3. Respond in kind. Our tendency in these moments is to escalate hostilities when threatened, or maybe I’m the only one that struggles with that? Regardless, unless there’s an advantage to be gained by escalating hostilities, respond to attacks in kind. Meaning, if someone attacks you on Twitter in 144 characters or less, don’t respond with a 2,000-word blog you then email out to everyone on your list.
If you’re in public office and you get a handful of nasty emails from constituents angry that you’re actually a principled conservative, don’t call up the popular local conservative radio host with a much bigger audience and ask to come on his program to respond. Just respond back to those individual constituents in an email like they sent you if you think the dialogue could be productive. Or kick the dust off your sandals and move on, because often it’s not who you think it is. The Left has mastered the art of spamming our political and business leaders with emails that read like they’re from their local constituents/customers, when they’re really all from two guys living together in Hawaii who enjoy Mai Tais and Will and Grace reruns.
4. The rule of three. There is a story in the Old Testament of a leader named Nehemiah that God charged with rebuilding the walls of his civilization. As soon as Nehemiah went about God’s work of doing exactly that, the haters and hypocrites showed up trying to get him to come down to their level and talk each other to death.
They wanted to distract Nehemiah from doing the real work he was called to do, and engage them by pondering the lint in their navel instead. The same thing still happens nowadays. Whatever walk of life you have influence in, if you start taking a stand for righteousness and liberty you can rest assured the haters and hypocrites will want to distract you from working and get you to keep talking to and/or about them instead.
In our more technologically advanced age, that looks like endless streams of back-and-forth Facebook posts or in the comments section of your favorite political website. That’s why I generally believe in the rule of three. If I can’t settle a dispute in a maximum of three exchanges, then this person either requires someone smarter than me or has ulterior motives. Either way, time to move on.
We only have so much time and energy, so we would be wise to plow the field that might actually yield a harvest. Not to mention the fact incessant engaging of haters and hypocrites makes it harder for us to be the happy warriors that rally others to our side when we let them irritate us.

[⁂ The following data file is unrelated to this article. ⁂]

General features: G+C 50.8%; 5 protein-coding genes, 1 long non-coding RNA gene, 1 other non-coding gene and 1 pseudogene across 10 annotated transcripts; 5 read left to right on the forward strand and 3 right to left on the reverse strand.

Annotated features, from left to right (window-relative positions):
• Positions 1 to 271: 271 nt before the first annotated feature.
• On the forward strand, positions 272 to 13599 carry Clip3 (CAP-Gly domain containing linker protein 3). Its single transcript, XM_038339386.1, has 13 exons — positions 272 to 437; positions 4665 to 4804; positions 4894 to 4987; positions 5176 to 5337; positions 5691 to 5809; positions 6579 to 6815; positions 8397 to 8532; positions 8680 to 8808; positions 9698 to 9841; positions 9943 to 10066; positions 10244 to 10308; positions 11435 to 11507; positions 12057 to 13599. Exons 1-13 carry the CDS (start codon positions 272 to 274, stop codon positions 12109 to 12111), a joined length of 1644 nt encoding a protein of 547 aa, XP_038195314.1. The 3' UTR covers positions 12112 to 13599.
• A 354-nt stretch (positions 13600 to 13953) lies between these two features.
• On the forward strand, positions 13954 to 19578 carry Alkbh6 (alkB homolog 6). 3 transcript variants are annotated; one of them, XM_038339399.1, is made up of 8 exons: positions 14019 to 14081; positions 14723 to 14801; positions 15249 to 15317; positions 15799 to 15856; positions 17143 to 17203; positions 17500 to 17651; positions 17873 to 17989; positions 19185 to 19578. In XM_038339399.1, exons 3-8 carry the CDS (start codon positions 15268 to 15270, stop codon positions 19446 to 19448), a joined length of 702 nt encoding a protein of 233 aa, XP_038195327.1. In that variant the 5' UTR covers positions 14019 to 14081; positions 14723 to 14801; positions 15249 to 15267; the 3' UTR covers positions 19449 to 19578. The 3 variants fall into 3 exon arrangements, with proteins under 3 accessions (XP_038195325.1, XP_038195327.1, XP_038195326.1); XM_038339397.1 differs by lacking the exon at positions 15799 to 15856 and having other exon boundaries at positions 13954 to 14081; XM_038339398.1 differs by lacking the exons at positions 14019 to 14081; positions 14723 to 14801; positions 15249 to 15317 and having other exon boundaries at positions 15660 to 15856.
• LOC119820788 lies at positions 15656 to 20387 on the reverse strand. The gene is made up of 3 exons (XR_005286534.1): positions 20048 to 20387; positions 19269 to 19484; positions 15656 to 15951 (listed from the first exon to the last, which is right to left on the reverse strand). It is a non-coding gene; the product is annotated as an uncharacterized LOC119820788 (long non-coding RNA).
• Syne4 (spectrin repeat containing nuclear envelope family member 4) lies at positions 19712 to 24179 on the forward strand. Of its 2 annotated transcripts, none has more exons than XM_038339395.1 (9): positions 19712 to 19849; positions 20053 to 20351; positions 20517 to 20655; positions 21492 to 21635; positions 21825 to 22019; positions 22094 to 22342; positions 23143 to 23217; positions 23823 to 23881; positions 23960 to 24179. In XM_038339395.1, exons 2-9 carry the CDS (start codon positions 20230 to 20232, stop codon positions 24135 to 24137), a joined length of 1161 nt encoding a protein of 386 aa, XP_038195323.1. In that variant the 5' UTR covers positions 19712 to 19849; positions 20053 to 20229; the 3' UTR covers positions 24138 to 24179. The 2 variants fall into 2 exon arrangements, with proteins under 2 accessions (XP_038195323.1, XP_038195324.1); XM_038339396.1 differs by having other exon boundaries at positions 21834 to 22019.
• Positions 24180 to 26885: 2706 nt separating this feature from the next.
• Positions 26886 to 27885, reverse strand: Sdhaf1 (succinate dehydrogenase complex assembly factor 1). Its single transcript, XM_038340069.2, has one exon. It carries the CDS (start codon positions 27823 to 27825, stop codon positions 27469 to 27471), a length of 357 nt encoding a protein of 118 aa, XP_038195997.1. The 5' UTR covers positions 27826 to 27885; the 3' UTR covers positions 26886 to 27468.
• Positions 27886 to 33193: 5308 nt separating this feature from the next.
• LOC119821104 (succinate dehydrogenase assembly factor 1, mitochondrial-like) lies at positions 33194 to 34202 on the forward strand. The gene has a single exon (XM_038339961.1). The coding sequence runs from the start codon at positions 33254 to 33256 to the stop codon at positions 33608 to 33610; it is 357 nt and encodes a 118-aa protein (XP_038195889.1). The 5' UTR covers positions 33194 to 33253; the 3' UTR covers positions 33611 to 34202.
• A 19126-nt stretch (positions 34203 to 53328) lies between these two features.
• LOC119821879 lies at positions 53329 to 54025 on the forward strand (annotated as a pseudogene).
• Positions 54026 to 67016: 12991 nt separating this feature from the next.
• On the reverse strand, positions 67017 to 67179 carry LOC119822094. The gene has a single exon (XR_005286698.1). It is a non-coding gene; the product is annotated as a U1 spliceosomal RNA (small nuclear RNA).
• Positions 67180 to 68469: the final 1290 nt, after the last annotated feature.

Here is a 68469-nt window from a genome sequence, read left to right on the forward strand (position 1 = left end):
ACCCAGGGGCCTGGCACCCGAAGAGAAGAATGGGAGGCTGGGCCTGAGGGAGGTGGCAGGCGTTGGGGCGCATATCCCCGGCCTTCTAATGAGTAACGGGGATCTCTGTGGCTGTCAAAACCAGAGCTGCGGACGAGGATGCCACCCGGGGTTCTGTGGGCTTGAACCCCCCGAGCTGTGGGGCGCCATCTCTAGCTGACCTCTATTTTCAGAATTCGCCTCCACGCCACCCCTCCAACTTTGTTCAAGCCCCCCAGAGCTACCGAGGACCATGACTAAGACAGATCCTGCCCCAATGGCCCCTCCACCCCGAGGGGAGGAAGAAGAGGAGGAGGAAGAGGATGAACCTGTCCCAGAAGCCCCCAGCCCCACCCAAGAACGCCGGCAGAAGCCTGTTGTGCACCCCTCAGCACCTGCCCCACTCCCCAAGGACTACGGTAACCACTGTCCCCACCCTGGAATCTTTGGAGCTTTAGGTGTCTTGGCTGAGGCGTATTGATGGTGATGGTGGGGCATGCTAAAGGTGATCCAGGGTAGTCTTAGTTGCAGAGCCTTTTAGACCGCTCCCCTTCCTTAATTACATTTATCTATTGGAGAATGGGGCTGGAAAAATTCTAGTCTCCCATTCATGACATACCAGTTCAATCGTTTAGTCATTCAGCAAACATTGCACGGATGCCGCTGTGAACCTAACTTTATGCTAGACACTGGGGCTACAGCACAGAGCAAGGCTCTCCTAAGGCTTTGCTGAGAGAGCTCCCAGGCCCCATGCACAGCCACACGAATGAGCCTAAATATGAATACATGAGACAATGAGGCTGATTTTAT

5. Know your audience. I can’t tell you how many phone calls I’ve gotten over the years from friends of mine in politics wondering how to respond to an attack from a source their supporters would never even look at, let alone take seriously. If you can’t respond to an attack in a way that will reach an audience you want/need to reach, or allow you to perpetuate your message in a productive manner, then don’t respond at all.
6. There is power in the name. I typically don’t believe in responding to anonymous, because it makes us look foolish to get all worked up about what someone with the handle “crackpipe4ever” or “cougartroll” has to say.
If someone doesn’t have the guts to put their name on their own words, they never merit a response. And when I say never, I mean never. I believe in this so strongly that for the past several years I have not allowed anonymous authors on my website (except for a soldier blogging for us from Afghanistan, whose identity we kept a secret for obvious reasons), nor do I refer to anything written anonymously.
Furthermore, I don’t use pseudonyms for a byline on anything I say, post, or write, and whenever possible nor should you. In a culture of soft-headed metrosexuals like ours, there is real power in a willingness to take a stand and own it. It’s like saying, “That just happened – now what are you going to do about it?” Americans have always cherished such bravado, provided it doesn’t cross over into egoism.
As patriots we should be as confident in the integrity of our principles as the great Charles Spurgeon was of the integrity of the Bible when he said, “I should no more defend the Bible than I would defend a caged lion. Simply let the lion out of its cage, and it will defend itself just fine.”